My Grandma was a true Kibworthian, born in the flat above 40 Fleckney Road, a sweet shop at that time which belonged to her Aunty Sarah. She was christened Florence Joan but there were already three Florrie’s in the family. Great aunty, big aunty and little aunty. She became known as Joan, I suspect much to the relief of the other Florences!
The family then moved to the house at 18 New Road where her sister Dorothy was born. Lucky woman got her own name and was known to all the village as Aunty D later in life.
School & Working
Grandma attended the council school, now the old school surgery, passing the 11+ with a scholarship to go to the grammar school. But as the family could not afford the uniform, she was not able to attend. She was always quite sad about that because she had worked hard to pass the exams and wanted the lift it would get her in life. Instead, she left school at 14 going into Leicester every day on the train to work as a machinist in the hosiery trade.
She met her John, her first husband and they were married here in St. Wilfrid’s. John was a gunner in the Lancaster bombers and was shot down, spending the rest of the war in a prison camp, coming home with T.B. He passed away in the early 1950s. During this time Grandma was sewing parachutes at Slaters factory in Smeeton and sewed enough to earn her wings. Like all the stories, parachute sewing did mean they always had nice knickers, because there’s a war on and you couldn’t waste lovely silk.
Grandma loved dancing, cycling to dances in all the surrounding villages, even during the blackouts. It was at one of these dances, post war, where she met Richard, granddad. Although how anybody got him to go to a dance we will never know!! Again, she was married here in this church in 1956. Two years later her only child my mother Angela came along. And so started the famously white hair too according to the pictures!
Grandma did a lot of part-time jobs working in various shops in the village, Goward’s Chemist, Mrs Snaith’s Hardware. She wasn’t one for sitting idle and always wanted her own money rather than relying on grandpa.
A W.R.V.S member for many years, so many she earned the longest serving medal they present. She used to go on Sunday afternoons to do the teas for the prisoners and their visitors at Gartree prison. Coming home to tell mum and Grandad that the most popular chocolate bars sold were Breakaway bar, causing a certain amount of hilarity.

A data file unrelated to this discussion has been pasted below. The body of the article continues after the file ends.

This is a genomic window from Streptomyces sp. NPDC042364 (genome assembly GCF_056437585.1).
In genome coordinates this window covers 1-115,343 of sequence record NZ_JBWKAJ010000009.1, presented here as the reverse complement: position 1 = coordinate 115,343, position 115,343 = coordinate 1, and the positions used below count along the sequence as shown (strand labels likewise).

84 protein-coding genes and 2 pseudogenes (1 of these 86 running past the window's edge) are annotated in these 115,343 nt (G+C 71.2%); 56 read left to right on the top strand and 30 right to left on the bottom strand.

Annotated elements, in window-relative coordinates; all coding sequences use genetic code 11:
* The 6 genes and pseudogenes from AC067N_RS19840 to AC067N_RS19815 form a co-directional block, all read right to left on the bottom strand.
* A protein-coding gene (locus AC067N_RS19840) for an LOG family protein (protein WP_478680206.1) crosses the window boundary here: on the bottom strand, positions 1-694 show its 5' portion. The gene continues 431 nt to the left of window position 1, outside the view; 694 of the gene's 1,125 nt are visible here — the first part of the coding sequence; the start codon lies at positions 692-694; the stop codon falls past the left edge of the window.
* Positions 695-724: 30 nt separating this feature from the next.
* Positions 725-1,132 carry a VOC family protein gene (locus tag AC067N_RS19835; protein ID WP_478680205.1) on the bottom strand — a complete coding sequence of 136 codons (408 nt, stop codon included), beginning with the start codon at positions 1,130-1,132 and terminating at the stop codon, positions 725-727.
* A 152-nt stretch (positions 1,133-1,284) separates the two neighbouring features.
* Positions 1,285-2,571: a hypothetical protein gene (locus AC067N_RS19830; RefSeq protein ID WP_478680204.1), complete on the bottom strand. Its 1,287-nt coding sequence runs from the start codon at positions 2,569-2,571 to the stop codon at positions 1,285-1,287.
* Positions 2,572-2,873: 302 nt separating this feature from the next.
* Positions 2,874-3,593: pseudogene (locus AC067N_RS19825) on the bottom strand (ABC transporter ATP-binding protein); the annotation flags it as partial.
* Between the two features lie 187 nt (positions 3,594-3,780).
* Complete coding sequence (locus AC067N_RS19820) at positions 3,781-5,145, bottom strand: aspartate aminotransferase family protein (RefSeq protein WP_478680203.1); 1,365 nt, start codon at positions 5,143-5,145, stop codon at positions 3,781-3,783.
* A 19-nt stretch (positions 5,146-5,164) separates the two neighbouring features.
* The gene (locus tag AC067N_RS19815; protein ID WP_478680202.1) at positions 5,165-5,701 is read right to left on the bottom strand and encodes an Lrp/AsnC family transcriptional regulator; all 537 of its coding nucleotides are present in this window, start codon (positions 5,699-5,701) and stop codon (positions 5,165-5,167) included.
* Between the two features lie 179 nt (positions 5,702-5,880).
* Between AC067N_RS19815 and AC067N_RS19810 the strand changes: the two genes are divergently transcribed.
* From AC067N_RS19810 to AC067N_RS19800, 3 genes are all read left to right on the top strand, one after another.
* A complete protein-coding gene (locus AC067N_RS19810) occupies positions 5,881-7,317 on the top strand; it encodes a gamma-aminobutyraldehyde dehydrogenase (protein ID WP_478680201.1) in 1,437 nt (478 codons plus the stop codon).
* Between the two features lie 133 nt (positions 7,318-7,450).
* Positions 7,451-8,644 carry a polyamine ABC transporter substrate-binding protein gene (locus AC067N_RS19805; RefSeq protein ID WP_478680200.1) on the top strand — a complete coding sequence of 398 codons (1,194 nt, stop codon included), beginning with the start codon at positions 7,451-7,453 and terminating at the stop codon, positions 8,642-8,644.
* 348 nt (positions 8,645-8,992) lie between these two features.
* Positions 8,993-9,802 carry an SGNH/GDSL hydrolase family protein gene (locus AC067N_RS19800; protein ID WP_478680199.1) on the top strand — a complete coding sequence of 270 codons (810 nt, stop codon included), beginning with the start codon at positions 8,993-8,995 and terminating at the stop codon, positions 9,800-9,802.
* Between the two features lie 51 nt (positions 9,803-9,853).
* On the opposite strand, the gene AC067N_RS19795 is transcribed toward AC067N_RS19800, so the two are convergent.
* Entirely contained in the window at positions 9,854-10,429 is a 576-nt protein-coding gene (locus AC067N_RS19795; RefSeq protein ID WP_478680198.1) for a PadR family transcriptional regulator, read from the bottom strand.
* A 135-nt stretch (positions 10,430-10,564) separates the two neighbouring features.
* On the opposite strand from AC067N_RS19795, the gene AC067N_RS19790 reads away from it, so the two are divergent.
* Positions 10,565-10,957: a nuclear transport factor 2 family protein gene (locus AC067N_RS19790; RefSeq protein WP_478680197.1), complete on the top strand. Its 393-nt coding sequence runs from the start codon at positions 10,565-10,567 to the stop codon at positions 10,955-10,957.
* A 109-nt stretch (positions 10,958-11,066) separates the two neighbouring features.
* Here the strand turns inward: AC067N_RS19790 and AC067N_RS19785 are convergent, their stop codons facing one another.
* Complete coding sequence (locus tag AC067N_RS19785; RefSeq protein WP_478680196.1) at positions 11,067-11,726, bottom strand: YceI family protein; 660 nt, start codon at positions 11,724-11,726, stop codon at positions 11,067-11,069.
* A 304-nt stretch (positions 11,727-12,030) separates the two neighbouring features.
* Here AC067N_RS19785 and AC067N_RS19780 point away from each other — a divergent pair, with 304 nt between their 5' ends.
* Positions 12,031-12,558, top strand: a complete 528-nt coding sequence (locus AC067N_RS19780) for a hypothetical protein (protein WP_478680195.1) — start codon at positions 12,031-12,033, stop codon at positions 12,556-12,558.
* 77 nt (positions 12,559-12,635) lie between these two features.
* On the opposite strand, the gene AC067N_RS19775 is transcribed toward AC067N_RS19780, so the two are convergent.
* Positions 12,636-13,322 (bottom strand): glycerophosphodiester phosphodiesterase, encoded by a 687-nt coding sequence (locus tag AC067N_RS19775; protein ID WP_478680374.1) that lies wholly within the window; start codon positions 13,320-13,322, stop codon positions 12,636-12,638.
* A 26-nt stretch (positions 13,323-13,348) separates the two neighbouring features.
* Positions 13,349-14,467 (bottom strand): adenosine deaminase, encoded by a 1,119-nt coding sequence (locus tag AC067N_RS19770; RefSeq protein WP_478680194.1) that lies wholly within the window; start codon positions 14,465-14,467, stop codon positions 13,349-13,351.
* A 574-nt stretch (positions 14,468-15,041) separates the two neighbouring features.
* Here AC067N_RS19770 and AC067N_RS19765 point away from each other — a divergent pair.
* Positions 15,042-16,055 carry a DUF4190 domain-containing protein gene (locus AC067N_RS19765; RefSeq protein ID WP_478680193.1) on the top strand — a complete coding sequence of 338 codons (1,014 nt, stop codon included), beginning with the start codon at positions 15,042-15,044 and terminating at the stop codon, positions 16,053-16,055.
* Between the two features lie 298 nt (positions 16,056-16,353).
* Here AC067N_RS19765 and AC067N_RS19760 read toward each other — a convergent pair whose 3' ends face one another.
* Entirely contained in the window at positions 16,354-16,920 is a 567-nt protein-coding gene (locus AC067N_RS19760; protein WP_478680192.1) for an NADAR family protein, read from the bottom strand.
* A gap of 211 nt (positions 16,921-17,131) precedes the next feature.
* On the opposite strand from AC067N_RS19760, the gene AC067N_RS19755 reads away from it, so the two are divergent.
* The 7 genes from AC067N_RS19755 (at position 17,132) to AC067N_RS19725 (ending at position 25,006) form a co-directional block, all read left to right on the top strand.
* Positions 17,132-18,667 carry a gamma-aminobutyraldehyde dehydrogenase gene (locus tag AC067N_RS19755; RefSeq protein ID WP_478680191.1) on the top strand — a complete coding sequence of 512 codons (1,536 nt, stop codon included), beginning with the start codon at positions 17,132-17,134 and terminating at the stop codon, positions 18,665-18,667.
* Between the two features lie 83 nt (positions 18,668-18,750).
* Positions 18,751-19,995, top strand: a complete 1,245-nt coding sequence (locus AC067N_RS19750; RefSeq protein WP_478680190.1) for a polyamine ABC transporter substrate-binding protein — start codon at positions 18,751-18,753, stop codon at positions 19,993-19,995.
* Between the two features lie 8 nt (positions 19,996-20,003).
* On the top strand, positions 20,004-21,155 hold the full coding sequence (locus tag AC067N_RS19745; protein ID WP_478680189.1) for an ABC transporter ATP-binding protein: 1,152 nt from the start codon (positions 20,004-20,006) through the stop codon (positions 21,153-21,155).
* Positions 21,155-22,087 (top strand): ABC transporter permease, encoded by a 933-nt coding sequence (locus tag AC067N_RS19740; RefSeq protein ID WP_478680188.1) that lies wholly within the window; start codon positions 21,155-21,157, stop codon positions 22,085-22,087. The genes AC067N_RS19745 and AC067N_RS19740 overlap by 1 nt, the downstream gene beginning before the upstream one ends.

She then started to do the job she always wanted to do, bookkeeping, only 30 years later than she’d planned. Working for Foster’s foods, Chappell’s foods in Wigston where I remember going occasionally in school holidays with her whilst everyone else was busy working. No, I’m not sure how that works either! And of course she also did the books for the garden centre, which she officially retired from at the age of 96, and we still haven’t got the hang of yet.
Grandma was involved in many things in the village. As one of the founders of the Welcome Club, organising the yearly holidays for the old folks. & continued doing them until it was pointed out that most of the ‘old folks’ were 10 years younger than her.
She loved going on holiday taking lots of photos, the only trouble was she was a lousy photographer. The games of “Whose legs are these?” and “Where is the animal?” were played every time a new batch of pictures came back from the printers.
Grandma stood for the parish council, becoming the first female councillor. She then took on the role of clerk to the burial board looking after the cemetery. We all got to know the local undertakers quite well. Which I suppose standing here doing this is quite a fortunate thing. I remember going through the big parchment rolls with her. Getting out the special dip-pen and its ink. Making sure that there was a space for so-and-so, you know, whatsits grandma/pa. I suspect that the men in black at the back will also recognise this memory!
She belonged to the history society, despite practically being history when she joined! As part of which she helped to record the writing on some of the older gravestones in the cemetery. She also had to take pictures of them, but least said soonest mended. She was interviewed as part of the The History of England series done by that famous bloke so she will keep appearing on the tele for years to come. My mother will still utter the words, ‘’You could’ve put your teeth in mum’ every time she sees it though!
Grandma wasn’t ever still, so she also belonged to the gardening club helping to organise the flower show. Also the W.I. and the drama groups over the years. Though given the family tendency towards being in charge I suspect that they largely belonged to her and everyone else ran to keep up.
She was also a good cakemaker, several cakes made by her have graced local weddings, including of course mum and dad’s. Many children of the village [now grownups] will remember Mrs Spain babysitting.
Grandma loved a good party but missed celebrating her 100th birthday due to Covid. So we will celebrate for her today , exactly one month after her 102nd birthday.